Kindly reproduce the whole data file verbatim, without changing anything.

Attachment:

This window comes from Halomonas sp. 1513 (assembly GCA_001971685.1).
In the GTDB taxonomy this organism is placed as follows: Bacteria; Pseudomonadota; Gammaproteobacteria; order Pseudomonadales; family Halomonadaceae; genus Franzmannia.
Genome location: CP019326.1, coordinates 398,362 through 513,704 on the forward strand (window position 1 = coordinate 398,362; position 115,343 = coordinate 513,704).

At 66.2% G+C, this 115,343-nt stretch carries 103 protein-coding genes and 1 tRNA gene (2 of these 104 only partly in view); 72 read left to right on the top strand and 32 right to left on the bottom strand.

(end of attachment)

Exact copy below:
This window comes from Halomonas sp. 1513 (assembly GCA_001971685.1).
In the GTDB taxonomy this organism is placed as follows: Bacteria; Pseudomonadota; Gammaproteobacteria; order Pseudomonadales; family Halomonadaceae; genus Franzmannia.
Genome location: CP019326.1, coordinates 398,362 through 513,704 on the forward strand (window position 1 = coordinate 398,362; position 115,343 = coordinate 513,704).

At 66.2% G+C, this 115,343-nt stretch carries 103 protein-coding genes and 1 tRNA gene (2 of these 104 only partly in view); 72 read left to right on the top strand and 32 right to left on the bottom strand.